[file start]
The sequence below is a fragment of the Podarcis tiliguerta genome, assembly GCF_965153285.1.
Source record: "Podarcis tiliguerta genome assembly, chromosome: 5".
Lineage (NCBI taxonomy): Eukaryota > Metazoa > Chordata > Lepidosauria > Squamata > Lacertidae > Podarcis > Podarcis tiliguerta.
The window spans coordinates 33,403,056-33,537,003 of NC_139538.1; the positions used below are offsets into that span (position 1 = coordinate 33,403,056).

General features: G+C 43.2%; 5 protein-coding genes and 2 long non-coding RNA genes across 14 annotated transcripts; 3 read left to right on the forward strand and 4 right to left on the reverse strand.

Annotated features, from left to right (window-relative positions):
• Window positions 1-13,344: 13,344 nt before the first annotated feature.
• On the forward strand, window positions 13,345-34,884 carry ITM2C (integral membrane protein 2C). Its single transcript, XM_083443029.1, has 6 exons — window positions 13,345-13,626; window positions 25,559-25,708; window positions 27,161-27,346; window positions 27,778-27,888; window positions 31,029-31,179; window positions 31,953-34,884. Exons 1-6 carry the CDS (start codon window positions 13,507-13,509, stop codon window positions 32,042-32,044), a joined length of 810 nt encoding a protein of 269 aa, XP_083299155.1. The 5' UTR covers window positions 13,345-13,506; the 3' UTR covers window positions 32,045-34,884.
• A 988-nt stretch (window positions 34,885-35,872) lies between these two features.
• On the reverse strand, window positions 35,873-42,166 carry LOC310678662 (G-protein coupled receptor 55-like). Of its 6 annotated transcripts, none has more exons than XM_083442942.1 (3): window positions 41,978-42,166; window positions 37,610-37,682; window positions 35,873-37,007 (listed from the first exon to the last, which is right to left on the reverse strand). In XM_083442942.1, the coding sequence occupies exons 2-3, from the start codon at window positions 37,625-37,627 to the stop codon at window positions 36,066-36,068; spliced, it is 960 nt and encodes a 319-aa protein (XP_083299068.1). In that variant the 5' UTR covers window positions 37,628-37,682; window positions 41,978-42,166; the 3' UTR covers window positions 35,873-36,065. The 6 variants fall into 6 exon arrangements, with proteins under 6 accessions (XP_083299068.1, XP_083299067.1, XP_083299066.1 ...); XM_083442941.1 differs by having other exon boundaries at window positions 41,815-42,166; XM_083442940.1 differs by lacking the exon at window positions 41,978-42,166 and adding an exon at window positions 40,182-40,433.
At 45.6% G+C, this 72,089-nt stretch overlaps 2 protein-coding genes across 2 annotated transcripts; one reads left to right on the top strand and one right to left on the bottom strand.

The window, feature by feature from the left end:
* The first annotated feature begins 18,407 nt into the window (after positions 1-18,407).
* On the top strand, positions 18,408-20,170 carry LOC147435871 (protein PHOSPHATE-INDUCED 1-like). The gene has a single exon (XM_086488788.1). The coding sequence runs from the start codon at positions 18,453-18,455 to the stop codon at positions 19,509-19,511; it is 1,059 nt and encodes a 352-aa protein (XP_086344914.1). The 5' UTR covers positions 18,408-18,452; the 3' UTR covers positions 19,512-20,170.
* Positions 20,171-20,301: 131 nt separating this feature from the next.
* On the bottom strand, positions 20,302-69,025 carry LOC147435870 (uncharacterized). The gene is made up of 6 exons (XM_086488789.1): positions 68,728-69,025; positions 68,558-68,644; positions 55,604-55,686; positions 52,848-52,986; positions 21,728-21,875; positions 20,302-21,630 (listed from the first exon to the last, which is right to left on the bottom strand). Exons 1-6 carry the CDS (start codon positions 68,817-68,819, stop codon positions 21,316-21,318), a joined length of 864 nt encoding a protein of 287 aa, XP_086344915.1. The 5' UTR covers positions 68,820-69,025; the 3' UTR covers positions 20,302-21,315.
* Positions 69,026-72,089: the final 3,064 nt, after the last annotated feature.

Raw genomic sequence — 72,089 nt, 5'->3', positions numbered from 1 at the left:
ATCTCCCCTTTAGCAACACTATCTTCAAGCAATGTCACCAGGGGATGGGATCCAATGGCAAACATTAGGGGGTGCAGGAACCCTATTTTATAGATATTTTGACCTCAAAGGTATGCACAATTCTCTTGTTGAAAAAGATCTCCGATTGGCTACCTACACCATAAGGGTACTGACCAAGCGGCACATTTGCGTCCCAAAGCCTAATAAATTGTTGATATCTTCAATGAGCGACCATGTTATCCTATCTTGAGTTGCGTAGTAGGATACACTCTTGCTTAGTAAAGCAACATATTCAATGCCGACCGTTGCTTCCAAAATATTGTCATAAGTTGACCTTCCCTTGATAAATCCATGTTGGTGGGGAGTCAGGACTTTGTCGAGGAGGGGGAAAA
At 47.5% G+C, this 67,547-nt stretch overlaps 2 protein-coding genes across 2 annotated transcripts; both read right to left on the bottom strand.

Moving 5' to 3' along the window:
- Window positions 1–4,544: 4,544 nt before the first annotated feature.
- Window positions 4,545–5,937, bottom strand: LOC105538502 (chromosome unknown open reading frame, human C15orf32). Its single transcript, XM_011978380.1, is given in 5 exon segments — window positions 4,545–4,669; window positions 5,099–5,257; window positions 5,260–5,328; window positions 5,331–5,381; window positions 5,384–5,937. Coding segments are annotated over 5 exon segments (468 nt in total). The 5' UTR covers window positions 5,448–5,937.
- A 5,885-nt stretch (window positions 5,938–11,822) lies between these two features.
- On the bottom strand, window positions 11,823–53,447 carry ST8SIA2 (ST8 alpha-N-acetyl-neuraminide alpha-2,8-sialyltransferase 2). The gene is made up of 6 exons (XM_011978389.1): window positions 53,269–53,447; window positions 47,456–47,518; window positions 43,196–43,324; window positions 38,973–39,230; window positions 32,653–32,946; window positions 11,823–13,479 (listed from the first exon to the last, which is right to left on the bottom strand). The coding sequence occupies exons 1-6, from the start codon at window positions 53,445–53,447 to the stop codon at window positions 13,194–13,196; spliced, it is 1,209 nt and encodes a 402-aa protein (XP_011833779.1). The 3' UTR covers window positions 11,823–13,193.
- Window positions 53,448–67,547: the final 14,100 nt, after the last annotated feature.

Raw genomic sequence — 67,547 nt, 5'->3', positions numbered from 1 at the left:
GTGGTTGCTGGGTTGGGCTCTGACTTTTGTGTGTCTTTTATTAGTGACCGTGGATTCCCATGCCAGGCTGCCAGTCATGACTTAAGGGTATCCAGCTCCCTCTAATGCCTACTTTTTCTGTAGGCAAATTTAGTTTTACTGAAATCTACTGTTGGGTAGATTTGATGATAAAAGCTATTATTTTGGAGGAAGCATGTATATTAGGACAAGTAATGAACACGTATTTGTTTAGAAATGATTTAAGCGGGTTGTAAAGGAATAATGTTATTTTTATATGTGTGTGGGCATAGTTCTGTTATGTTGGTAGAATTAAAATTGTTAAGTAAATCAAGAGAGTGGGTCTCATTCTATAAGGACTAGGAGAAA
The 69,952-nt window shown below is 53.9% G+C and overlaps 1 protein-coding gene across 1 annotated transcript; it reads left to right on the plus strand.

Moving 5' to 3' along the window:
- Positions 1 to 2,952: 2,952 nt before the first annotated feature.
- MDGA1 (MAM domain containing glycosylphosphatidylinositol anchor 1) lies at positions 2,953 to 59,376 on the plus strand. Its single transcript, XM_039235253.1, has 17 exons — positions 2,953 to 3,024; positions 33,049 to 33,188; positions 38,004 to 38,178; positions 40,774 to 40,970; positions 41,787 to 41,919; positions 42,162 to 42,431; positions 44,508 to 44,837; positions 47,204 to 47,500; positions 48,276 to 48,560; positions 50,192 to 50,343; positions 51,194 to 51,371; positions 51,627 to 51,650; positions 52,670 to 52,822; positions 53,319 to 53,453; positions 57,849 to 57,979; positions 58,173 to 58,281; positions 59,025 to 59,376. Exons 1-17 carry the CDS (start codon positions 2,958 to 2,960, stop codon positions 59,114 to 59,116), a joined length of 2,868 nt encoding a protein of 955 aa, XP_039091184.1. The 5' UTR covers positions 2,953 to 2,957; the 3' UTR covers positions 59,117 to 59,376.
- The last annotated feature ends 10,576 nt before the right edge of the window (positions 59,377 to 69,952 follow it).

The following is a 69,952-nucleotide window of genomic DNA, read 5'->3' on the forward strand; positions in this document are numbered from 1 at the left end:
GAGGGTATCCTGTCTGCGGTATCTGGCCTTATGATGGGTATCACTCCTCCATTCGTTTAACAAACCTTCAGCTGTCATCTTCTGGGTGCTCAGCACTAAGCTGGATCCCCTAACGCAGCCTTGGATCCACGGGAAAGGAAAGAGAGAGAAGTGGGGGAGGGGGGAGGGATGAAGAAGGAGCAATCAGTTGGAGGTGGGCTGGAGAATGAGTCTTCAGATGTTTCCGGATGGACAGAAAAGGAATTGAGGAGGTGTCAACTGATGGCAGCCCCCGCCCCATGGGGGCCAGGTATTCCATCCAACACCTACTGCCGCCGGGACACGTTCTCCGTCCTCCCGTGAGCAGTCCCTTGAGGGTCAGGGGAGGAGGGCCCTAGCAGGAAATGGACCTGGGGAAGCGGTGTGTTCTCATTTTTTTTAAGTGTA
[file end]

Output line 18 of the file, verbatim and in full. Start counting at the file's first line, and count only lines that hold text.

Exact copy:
Raw genomic sequence — 72,089 nt, 5'->3', positions numbered from 1 at the left: